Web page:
– Guyana engaging ‘Johnson and Johnson’ for ‘one-shot’ vaccine
– President Ali says supply, logistics of vaccines a challenge
By Vishani Ragobeer
GUYANA’S COVID-19 vaccination capacity was further boosted on Monday as an additional 30,000 doses of the Russian Sputnik V vaccine arrived at the Cheddi Jagan International Airport (CJIA) via the Amerijet International.
A total of 200,000 doses of this Russian vaccine was purchased by Guyana through an arrangement with the United Arab Emirates (UAE) at the cost of US$4M (or more than GY$800M). The vaccine has about a 91.6 per cent efficacy and it is administered in two doses, given 28 days apart.
On Monday, during his daily COVID-19 Update, Health Minister, Dr. Frank Anthony, highlighted that this particular vaccine required cold chain storage at a temperature of about -18 degrees to -20 degrees.
It is important to note, however, that there was a dearth of experience using vaccines that require cold chain storage in Guyana. As such, local health personnel had to receive training on how to administer this Russian vaccine. With this second consignment of the Sputnik V vaccines, the Health Minister posited that there would be a more efficient roll out, since the personnel would be better acquainted.
Additionally, the minister highlighted that as of Monday morning, about 60,172 persons across all 10 administrative regions had received their first dose of one of the three COVID-19 vaccines. In addition to this Sputnik V vaccine, Guyana has also been using the Chinese Sinopharm vaccine and the Oxford-AstraZeneca vaccine from India.
JOHNSON & JOHNSON
Earlier this year, President, Dr. Irfaan Ali highlighted that it was his Government’s aim to vaccinate the entire adult Guyanese population by the end of 2021. To achieve this target, he affirmed that significant resources would be used to secure vaccines.
On Monday, the Health Minister highlighted that the Government has been engaging other bodies to secure additional vaccines.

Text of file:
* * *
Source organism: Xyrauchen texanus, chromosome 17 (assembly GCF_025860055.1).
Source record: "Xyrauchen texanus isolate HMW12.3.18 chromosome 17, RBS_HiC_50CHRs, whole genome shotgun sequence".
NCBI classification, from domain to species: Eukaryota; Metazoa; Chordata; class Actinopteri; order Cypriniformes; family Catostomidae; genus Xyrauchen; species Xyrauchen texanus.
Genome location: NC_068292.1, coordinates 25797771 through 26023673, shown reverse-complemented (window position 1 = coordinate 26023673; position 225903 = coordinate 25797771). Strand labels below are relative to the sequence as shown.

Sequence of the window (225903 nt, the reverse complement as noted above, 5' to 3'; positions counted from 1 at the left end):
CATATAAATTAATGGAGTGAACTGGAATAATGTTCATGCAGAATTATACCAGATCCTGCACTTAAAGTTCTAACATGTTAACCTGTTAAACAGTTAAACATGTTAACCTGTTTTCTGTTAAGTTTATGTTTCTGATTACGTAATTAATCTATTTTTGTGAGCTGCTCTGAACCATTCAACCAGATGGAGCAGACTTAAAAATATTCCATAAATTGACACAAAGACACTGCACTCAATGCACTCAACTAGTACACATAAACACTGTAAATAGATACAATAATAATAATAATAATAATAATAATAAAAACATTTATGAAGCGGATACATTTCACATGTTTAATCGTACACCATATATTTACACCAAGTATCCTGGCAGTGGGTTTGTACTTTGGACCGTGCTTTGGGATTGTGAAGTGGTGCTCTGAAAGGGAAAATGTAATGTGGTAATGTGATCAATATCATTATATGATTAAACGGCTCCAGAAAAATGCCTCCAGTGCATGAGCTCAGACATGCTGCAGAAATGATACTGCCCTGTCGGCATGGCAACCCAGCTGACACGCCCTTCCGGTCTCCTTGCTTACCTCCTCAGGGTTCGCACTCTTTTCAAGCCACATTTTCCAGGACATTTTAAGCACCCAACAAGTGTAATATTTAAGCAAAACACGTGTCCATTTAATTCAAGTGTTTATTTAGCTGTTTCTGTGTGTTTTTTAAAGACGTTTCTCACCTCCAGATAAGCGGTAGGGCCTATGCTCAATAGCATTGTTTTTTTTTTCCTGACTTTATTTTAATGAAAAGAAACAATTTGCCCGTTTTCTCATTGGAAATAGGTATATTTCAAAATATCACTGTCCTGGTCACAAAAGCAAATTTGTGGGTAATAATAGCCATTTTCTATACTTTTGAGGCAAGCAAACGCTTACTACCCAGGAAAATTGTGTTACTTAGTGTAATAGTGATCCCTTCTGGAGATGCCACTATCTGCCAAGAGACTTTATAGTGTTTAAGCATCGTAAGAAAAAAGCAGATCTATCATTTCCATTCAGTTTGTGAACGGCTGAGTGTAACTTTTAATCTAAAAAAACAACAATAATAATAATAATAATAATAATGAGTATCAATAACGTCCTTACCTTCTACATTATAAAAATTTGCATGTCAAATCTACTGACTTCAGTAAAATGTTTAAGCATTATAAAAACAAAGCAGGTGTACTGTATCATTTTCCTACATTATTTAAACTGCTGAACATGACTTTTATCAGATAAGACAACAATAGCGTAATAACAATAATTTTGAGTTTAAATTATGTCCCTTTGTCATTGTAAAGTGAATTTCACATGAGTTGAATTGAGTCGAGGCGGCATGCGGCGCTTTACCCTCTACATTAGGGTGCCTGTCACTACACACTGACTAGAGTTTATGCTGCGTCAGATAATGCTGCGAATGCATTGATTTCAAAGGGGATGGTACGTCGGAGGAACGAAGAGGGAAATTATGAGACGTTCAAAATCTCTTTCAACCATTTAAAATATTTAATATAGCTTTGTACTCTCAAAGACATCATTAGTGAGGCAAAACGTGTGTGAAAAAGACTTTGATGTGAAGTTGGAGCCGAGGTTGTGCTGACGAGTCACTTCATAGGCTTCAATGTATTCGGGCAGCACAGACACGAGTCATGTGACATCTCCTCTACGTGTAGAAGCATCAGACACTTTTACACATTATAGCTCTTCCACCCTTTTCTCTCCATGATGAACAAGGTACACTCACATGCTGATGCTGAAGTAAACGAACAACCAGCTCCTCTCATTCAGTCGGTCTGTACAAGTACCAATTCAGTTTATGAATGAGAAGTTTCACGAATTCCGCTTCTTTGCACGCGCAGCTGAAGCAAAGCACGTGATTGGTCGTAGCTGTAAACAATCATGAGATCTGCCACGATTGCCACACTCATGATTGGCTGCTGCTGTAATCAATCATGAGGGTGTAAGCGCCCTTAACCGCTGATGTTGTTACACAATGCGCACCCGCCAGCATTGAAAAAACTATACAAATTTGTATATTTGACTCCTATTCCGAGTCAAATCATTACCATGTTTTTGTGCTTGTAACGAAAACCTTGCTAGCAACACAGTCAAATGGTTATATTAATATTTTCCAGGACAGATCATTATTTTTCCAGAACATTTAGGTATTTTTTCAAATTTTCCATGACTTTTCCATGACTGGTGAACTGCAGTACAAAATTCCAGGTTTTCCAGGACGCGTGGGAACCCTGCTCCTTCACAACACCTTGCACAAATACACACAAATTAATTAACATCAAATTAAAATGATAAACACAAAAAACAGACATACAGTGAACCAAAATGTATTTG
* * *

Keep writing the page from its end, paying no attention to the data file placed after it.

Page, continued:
“Last week, we had some discussions with Johnson and Johnson to explore the possibility of accessing the vaccine from that particular company,” he highlighted. These discussions with Johnson and Johnson are, however, still in the preliminary stages.
The Johnson and Johnson COVID-19 vaccine, unlike the other vaccines being used locally, is a one shot vaccine. This vaccine has an efficacy of about 66 per cent, based on the studies from a large international study. In a smaller study, conducted in the United States, the vaccine had an efficacy of 72 per cent.
Meanwhile, at the sidelines of an event on Monday, President Ali lamented that sourcing vaccines has been a challenge owing to the global demand for these commodities.
“Most countries are going through a spike (in COVID-19 cases) so getting the vaccine itself is a great difficulty,” the President said. He added that the production line of some of the more popular vaccines including the Pfizer, Moderna and AstraZeneca vaccines has become “stressed”.
Even so, he reminded members of the media that Guyana has been able to secure 200,000 doses of the Sputnik V vaccines and that the country would be expecting another 200,000 doses subsequently.
Explaining why these Russian vaccines have been arriving in smaller tranches, the President noted that the procurement of the vaccines also present logistical challenges. These challenges include getting specialised air and land transport, cold storage and transporting the supplies in a short period.
“The logistics is a great bugbear and also now it is getting more and more difficult to get supplies,” the President highlighted.